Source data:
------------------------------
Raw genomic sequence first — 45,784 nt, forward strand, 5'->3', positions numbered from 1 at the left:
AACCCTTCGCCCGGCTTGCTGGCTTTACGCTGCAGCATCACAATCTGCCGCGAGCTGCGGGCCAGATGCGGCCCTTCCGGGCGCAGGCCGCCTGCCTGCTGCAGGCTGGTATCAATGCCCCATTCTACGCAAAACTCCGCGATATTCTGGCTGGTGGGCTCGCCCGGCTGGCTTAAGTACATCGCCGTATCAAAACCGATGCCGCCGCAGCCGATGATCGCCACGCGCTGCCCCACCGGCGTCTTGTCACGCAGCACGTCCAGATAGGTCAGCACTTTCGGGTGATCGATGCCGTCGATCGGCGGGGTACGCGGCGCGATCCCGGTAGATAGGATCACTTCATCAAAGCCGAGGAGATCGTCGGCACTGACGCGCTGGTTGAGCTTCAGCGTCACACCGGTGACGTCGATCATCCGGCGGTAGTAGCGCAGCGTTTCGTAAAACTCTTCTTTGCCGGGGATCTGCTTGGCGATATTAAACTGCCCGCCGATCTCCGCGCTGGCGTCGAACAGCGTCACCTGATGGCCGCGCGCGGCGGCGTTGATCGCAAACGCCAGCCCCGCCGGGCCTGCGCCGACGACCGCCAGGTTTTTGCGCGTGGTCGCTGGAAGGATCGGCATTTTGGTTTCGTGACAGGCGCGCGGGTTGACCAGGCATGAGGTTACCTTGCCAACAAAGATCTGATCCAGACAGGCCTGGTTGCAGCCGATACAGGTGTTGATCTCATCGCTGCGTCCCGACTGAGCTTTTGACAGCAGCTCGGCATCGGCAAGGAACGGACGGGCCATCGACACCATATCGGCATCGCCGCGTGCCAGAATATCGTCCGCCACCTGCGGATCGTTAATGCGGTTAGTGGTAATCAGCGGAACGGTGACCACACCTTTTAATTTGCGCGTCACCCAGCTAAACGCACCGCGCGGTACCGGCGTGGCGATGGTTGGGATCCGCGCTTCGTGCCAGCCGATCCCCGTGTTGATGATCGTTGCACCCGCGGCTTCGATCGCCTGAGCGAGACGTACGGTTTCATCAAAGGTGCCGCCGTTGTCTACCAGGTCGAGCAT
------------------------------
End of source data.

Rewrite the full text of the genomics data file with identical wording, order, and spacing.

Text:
Raw genomic sequence first — 45,784 nt, forward strand, 5'->3', positions numbered from 1 at the left:
AACCCTTCGCCCGGCTTGCTGGCTTTACGCTGCAGCATCACAATCTGCCGCGAGCTGCGGGCCAGATGCGGCCCTTCCGGGCGCAGGCCGCCTGCCTGCTGCAGGCTGGTATCAATGCCCCATTCTACGCAAAACTCCGCGATATTCTGGCTGGTGGGCTCGCCCGGCTGGCTTAAGTACATCGCCGTATCAAAACCGATGCCGCCGCAGCCGATGATCGCCACGCGCTGCCCCACCGGCGTCTTGTCACGCAGCACGTCCAGATAGGTCAGCACTTTCGGGTGATCGATGCCGTCGATCGGCGGGGTACGCGGCGCGATCCCGGTAGATAGGATCACTTCATCAAAGCCGAGGAGATCGTCGGCACTGACGCGCTGGTTGAGCTTCAGCGTCACACCGGTGACGTCGATCATCCGGCGGTAGTAGCGCAGCGTTTCGTAAAACTCTTCTTTGCCGGGGATCTGCTTGGCGATATTAAACTGCCCGCCGATCTCCGCGCTGGCGTCGAACAGCGTCACCTGATGGCCGCGCGCGGCGGCGTTGATCGCAAACGCCAGCCCCGCCGGGCCTGCGCCGACGACCGCCAGGTTTTTGCGCGTGGTCGCTGGAAGGATCGGCATTTTGGTTTCGTGACAGGCGCGCGGGTTGACCAGGCATGAGGTTACCTTGCCAACAAAGATCTGATCCAGACAGGCCTGGTTGCAGCCGATACAGGTGTTGATCTCATCGCTGCGTCCCGACTGAGCTTTTGACAGCAGCTCGGCATCGGCAAGGAACGGACGGGCCATCGACACCATATCGGCATCGCCGCGTGCCAGAATATCGTCCGCCACCTGCGGATCGTTAATGCGGTTAGTGGTAATCAGCGGAACGGTGACCACACCTTTTAATTTGCGCGTCACCCAGCTAAACGCACCGCGCGGTACCGGCGTGGCGATGGTTGGGATCCGCGCTTCGTGCCAGCCGATCCCCGTGTTGATGATCGTTGCACCCGCGGCTTCGATCGCCTGAGCGAGACGTACGGTTTCATCAAAGGTGCCGCCGTTGTCTACCAGGTCGAGCAT